Sreekanth K *, Taj Khan, Dr. Hindustan Abdul Ahad
M. Pharmacy, PG department of Pharmaceutics,
Balaji College of Pharmacy, Anantapur, AP, India
Chocolate is a product based on cocoa solid and or cocoa fat. The amount and types of cocoa solids and fat that the term implies is a matter of controversy. Manufacturers have an incentive to use the term for variations that are cheaper to produce, containing less cocoa and cocoa substitutes, although these variations might not taste as good. There has been disagreement in the EU about the definition of chocolate; this dispute covers several ingredients, including the types of fat used, quantity of cocoa, and so on. But, in 1999, the EU at least resolved the fat issue by allowing up to 5% of chocolate’s content to be one of 5 alternatives to cocoa butter: illipe oil, palm oil, sal, shea butter, kokum gurgi, or mango kernel oil. A recent workaround by the US confection industry has been to reduce the amount of cocoa butter in candy bars without using vegetable fats by adding poly glycerol polyricinoleate (PGPR), which is an artificial castor oil-derived emulsifier that simulates the mouthfeel of fat. Up to 0.3% PGPR may be added to chocolate for this purpose.
Key words : cocoa solid, cocoa fat, kokum gurgi, mango kernel oil, polyglycerol- polyricinoleate (PGPR).
Bad about chocolate
Chocolate may contribute to lower bone density.
Chocolate can trigger headaches in migraine sufferers.
Chocolate is a danger to pets (chocolate contains a stimulant called theobromine, which animals are unable to digest).
Additionally, there are dozens of rumors and myths regarding the benefits as well as the risks of chocolate. Here are a few things chocolate will not do:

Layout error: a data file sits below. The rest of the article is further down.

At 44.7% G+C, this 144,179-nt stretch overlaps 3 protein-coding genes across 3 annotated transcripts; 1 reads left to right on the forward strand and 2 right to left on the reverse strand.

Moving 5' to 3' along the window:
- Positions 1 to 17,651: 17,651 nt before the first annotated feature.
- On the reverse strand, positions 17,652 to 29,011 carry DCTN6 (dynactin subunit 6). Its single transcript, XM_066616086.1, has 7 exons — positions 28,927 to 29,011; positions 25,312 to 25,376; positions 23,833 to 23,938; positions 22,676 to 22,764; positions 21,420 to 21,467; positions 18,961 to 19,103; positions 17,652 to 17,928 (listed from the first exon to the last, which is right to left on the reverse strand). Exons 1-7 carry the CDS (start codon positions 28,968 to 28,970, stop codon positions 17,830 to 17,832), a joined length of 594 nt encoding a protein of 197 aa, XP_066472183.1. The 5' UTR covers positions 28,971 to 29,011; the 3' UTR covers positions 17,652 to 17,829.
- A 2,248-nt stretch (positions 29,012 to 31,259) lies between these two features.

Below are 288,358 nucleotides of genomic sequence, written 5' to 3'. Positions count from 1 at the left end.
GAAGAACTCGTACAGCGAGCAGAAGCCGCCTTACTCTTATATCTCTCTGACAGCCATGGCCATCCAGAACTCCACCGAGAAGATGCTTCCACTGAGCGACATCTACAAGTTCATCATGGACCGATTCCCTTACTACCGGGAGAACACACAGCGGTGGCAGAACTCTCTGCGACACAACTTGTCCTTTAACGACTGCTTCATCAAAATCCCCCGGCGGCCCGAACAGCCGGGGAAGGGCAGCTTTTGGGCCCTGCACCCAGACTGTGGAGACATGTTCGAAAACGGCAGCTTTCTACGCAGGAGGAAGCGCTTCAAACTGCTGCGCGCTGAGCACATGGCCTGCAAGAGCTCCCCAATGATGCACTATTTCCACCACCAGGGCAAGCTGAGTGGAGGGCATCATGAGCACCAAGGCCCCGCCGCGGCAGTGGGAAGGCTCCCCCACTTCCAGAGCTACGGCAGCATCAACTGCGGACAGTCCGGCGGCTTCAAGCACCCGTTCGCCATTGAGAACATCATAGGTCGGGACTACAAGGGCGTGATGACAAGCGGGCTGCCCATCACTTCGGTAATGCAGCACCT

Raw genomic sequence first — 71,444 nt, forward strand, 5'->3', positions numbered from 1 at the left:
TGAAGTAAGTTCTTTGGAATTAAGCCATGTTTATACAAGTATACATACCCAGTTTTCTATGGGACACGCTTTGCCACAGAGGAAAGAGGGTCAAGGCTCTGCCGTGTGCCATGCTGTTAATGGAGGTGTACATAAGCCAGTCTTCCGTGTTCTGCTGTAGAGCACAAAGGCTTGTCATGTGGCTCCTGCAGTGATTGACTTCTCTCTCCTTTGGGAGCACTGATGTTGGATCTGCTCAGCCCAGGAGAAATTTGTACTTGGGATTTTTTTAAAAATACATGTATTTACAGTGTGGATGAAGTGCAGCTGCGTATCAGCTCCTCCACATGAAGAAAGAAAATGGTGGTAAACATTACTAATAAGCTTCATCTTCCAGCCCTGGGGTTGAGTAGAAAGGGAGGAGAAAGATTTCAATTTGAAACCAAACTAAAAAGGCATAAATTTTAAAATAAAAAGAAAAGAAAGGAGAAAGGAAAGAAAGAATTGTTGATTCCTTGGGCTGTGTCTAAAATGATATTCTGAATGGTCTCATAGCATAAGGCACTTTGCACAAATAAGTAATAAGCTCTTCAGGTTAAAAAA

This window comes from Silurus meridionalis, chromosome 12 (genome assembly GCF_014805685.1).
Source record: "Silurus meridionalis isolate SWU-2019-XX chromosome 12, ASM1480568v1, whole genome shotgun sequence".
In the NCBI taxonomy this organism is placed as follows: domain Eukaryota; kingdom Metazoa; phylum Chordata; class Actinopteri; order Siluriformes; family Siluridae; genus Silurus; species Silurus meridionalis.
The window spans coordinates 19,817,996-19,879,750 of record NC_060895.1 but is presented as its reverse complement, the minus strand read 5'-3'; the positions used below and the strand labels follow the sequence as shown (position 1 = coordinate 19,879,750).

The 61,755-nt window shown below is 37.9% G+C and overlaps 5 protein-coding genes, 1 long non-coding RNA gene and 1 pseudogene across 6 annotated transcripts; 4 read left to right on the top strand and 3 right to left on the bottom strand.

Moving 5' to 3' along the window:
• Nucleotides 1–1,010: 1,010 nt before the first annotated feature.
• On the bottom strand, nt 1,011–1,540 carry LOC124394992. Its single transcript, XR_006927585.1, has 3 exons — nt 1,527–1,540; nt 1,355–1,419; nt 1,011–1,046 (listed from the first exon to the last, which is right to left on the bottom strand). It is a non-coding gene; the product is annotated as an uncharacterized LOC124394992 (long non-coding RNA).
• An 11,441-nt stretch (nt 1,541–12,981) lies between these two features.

Make you nervous or irritable: cacao contains the stimulants caffeine and bromine, but not in significant amounts in chocolate bars and nibs.
Turn you into an addict: chocolate is not addictive.
Raise your cholesterol: chocolate contains stearic acid, a neutral fat which doesn’t raise bad cholesterol.
Good about chocolate
1. Chocolate decreases stroke risk
Chocolate contains flavonoids, whose antioxidant properties help fight strokes.
2. Chocolate reduces the likelihood of a heart attack
Eating chocolate prevents blood clots, which in turn reduces the risk of heart attacks. Blood platelets clump together more slowly in chocolate eaters, the studies say.
3. Chocolate protects against blood inflammation :
Eat one Hershey’s dark chocolate bar per week, and your risk of heart disease will decrease. About 6.7 grams of dark chocolate per day keeps the blood inflammation-inducing proteins away.
4. Chocolate may prevent cancer
Cocoa contains a compound called pentameric procyanidin, or pentamer, which disrupts cancer cells’ ability to spread.
5. Chocolate reduces the risk of diabetes
Eating chocolate increases insulin sensitivity, which reduces the risk of diabetes.
6. Chocolate can control coughs
The most delicious way to kick your cough, apparently, is chocolate. One of the sweet’s chemical components, theobromine, seems to reduce the activity of the vagus nerve, the part of the brain that triggers coughing fits.
7. Chocolate improves blood flow :
A fortnight of chocolate face-stuffing, they found, speed up blood flow through their subject’s middle cerebral arteries. In other words, more chocolate means more blood to your brain.
8. Chocolate strengthens your brain
dark chocolate shields cells in your brain, and accordingly protects it from damage caused by stroke. Epicatechin, a compound found in chocolate, significantly reduced the brain damage in mice who suffered strokes, they found.
The conclusion is the purer and darker chocolates may provide the most health benefits These endorphins are the body’s “feel good“ chemical.